What is the purpose of the scoping requirements?

The Suburban Rail Loop Authority (SRLA) is preparing an environment effects statement (EES) for the Suburban Rail Loop Stage One. The scoping requirements set out the matters to be investigated and documented within the EES.

The EES will include a description of the proposed project, rigorous assessment of its potential effects on the environment and approaches to mitigation.

The EES scoping requirements have been issued by the Minister for Planning and are available on the Department of Environment, Land, Water and Planning (DELWP) website.

Did the public have an opportunity to comment on the scoping requirements?

Yes. Draft scoping requirements for the EES were exhibited on the Engage Victoria website for 15 business days until 19 April 2021. Notice of the draft scoping requirements exhibition was advertised in metropolitan and local newspapers.

A total of 86 submissions were received during the public exhibition period. Most of the submissions were from individuals. Others were from organisations including local groups, businesses and sporting clubs, Monash and Deakin Universities, the City of Whitehorse and the City of Kingston.

Many of these submissions related to the proposed stabling yard at Heatherton. Concerns were raised about the loss of proposed parkland at Heatherton and the impacts on amenity for residents and the surrounding neighbourhood. Submitters requested that alternative locations for project infrastructure be evaluated, especially the stabling yard. Impacts to businesses, parks, cultural heritage, amenity, trees, wildlife and the transport system also featured within submissions.

Submissions received have been provided to the proponent to inform the ongoing development of the EES.

What revisions have been made to the draft scoping requirements in response to public submissions?

In many instances, the draft scoping requirements adequately addressed the concerns raised by submitters. However, refinements and editorial changes to the scoping requirements were made to address specific issues and clarify requirements. These changes included:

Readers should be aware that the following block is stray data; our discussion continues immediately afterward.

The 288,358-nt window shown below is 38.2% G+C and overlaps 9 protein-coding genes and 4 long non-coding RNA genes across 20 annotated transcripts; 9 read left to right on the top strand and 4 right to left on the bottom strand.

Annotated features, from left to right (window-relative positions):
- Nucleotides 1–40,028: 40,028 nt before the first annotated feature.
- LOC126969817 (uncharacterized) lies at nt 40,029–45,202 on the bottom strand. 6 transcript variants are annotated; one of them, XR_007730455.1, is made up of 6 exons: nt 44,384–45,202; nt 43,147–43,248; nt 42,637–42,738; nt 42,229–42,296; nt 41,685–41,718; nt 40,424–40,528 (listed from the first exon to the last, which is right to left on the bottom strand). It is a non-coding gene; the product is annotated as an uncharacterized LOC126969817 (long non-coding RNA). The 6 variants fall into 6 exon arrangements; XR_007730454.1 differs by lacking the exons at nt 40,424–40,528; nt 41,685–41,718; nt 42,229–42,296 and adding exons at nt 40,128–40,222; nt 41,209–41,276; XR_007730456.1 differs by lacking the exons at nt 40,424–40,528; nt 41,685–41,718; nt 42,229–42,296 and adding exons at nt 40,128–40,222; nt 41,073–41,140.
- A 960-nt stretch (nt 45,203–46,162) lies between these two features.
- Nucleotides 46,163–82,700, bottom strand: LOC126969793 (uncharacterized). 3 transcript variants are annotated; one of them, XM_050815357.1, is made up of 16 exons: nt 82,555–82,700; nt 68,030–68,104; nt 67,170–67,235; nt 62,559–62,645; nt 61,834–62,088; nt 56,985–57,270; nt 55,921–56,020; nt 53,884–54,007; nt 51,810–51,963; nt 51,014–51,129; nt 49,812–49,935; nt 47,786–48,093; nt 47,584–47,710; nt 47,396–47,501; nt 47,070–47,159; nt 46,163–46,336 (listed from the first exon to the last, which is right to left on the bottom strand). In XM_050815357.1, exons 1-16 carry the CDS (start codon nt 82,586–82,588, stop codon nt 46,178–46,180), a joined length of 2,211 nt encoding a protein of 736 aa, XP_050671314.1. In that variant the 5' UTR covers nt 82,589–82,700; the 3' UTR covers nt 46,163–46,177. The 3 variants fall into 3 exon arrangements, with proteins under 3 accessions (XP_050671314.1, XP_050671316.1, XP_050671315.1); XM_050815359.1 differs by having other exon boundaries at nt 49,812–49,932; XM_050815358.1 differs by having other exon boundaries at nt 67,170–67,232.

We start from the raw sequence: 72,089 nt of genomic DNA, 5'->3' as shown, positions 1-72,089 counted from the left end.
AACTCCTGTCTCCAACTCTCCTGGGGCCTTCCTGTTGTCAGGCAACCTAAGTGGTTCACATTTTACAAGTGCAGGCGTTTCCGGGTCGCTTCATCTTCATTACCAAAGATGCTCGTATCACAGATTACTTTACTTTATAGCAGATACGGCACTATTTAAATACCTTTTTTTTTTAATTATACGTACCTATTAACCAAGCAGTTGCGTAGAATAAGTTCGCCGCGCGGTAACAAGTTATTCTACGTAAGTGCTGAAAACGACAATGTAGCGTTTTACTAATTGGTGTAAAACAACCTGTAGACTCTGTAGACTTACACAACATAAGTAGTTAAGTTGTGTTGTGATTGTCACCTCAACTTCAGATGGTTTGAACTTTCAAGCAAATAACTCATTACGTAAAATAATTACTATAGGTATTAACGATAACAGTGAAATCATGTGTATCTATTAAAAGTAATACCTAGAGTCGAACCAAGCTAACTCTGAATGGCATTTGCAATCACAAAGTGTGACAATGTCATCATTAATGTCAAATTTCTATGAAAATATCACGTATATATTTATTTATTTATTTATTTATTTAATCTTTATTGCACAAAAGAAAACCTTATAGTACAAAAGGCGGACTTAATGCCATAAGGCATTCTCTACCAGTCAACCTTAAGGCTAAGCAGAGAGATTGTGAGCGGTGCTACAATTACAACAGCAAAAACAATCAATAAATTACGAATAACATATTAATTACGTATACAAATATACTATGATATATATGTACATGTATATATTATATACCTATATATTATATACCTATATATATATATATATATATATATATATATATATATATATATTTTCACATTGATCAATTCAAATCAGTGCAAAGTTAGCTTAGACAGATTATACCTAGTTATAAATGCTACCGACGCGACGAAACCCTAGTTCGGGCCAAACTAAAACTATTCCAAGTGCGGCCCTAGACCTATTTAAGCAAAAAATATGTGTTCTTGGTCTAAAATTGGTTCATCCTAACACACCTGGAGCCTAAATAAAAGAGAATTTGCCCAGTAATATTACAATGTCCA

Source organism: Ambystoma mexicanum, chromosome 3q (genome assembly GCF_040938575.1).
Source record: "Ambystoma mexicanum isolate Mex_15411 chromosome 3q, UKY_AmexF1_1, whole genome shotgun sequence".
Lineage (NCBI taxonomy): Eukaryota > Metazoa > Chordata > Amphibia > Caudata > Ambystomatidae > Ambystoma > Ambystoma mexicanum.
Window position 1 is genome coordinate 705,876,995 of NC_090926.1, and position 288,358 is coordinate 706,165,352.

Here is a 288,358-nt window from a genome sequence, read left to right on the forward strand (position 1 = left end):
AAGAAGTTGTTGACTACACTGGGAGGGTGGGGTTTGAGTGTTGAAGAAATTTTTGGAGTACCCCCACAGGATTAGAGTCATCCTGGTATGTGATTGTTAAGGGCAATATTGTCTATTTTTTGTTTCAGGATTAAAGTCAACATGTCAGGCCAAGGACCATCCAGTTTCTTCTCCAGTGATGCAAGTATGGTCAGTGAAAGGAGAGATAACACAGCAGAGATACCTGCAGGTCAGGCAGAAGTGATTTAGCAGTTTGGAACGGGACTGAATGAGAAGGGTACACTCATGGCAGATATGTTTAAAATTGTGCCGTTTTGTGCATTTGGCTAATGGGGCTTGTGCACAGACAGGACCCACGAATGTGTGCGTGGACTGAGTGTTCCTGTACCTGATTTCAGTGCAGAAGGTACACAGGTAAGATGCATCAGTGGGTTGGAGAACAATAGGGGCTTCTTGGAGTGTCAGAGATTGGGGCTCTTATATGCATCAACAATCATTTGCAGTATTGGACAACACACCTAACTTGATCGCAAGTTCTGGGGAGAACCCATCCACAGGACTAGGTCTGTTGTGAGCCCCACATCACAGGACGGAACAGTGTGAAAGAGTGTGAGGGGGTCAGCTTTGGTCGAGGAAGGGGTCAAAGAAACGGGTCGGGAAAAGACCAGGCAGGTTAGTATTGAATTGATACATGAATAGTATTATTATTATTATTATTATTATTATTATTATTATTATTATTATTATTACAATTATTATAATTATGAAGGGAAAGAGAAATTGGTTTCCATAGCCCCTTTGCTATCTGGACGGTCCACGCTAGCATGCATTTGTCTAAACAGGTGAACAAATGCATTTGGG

• requiring the EES to include maps of the tunnel alignment, areas proposed for construction or permanent infrastructure and surplus land for future development;
  • strengthening urban design to mitigate effects on visual amenity, social, land use, water, arboriculture, biodiversity and transport values;
  • elevating the perspective of the transport user consistent with the principles in the Transport Integration Act 2010, and including the need to consider the ease, comfort and accessibility of transit for users, especially for vulnerable groups;
  • clarifying that parks and recreational users and educational institutions are to be considered with regards to changes in amenity and environmental quality;
  • the need to engage with businesses to identify their sensitivities to project impacts;
  • recognising that design of built form and landscape should seek to promote climate resilience and biodiversity outcomes;
  • recognising the loss of proposed public open space as a key issue;
  • considering the consistency of the project with masterplans for large scale institutions;
  • requiring the approach to minimising constraints on land development while protecting the tunnel and other permanent infrastructure be described;
  • requiring impacts on community safety be assessed;